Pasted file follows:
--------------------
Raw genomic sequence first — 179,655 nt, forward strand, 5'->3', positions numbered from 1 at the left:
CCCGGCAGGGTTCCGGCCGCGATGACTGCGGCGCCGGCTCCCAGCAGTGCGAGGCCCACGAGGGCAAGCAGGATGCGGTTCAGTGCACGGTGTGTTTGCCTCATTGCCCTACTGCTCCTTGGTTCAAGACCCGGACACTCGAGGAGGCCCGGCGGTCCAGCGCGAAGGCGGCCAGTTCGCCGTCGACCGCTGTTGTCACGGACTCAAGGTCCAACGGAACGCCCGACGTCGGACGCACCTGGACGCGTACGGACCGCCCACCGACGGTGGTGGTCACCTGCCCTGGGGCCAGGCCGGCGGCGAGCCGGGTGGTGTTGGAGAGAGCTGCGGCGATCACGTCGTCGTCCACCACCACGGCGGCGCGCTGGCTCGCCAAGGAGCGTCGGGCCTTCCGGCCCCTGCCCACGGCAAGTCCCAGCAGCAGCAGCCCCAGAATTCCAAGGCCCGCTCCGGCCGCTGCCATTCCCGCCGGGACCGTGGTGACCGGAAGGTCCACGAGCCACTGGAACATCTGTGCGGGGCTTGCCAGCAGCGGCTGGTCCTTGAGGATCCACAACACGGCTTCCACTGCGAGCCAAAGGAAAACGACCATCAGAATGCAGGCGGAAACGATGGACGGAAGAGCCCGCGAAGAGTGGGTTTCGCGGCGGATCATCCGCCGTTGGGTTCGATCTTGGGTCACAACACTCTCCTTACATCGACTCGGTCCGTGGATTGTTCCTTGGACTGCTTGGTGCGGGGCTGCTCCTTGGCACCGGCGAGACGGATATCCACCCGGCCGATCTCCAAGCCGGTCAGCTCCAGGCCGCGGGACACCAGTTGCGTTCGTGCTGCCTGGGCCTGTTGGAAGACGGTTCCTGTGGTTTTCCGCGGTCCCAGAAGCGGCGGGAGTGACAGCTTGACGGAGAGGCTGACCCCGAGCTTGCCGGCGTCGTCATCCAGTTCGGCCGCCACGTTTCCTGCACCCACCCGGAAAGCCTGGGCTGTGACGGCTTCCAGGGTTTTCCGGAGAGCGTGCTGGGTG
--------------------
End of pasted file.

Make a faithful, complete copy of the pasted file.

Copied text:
Raw genomic sequence first — 179,655 nt, forward strand, 5'->3', positions numbered from 1 at the left:
CCCGGCAGGGTTCCGGCCGCGATGACTGCGGCGCCGGCTCCCAGCAGTGCGAGGCCCACGAGGGCAAGCAGGATGCGGTTCAGTGCACGGTGTGTTTGCCTCATTGCCCTACTGCTCCTTGGTTCAAGACCCGGACACTCGAGGAGGCCCGGCGGTCCAGCGCGAAGGCGGCCAGTTCGCCGTCGACCGCTGTTGTCACGGACTCAAGGTCCAACGGAACGCCCGACGTCGGACGCACCTGGACGCGTACGGACCGCCCACCGACGGTGGTGGTCACCTGCCCTGGGGCCAGGCCGGCGGCGAGCCGGGTGGTGTTGGAGAGAGCTGCGGCGATCACGTCGTCGTCCACCACCACGGCGGCGCGCTGGCTCGCCAAGGAGCGTCGGGCCTTCCGGCCCCTGCCCACGGCAAGTCCCAGCAGCAGCAGCCCCAGAATTCCAAGGCCCGCTCCGGCCGCTGCCATTCCCGCCGGGACCGTGGTGACCGGAAGGTCCACGAGCCACTGGAACATCTGTGCGGGGCTTGCCAGCAGCGGCTGGTCCTTGAGGATCCACAACACGGCTTCCACTGCGAGCCAAAGGAAAACGACCATCAGAATGCAGGCGGAAACGATGGACGGAAGAGCCCGCGAAGAGTGGGTTTCGCGGCGGATCATCCGCCGTTGGGTTCGATCTTGGGTCACAACACTCTCCTTACATCGACTCGGTCCGTGGATTGTTCCTTGGACTGCTTGGTGCGGGGCTGCTCCTTGGCACCGGCGAGACGGATATCCACCCGGCCGATCTCCAAGCCGGTCAGCTCCAGGCCGCGGGACACCAGTTGCGTTCGTGCTGCCTGGGCCTGTTGGAAGACGGTTCCTGTGGTTTTCCGCGGTCCCAGAAGCGGCGGGAGTGACAGCTTGACGGAGAGGCTGACCCCGAGCTTGCCGGCGTCGTCATCCAGTTCGGCCGCCACGTTTCCTGCACCCACCCGGAAAGCCTGGGCTGTGACGGCTTCCAGGGTTTTCCGGAGAGCGTGCTGGGTG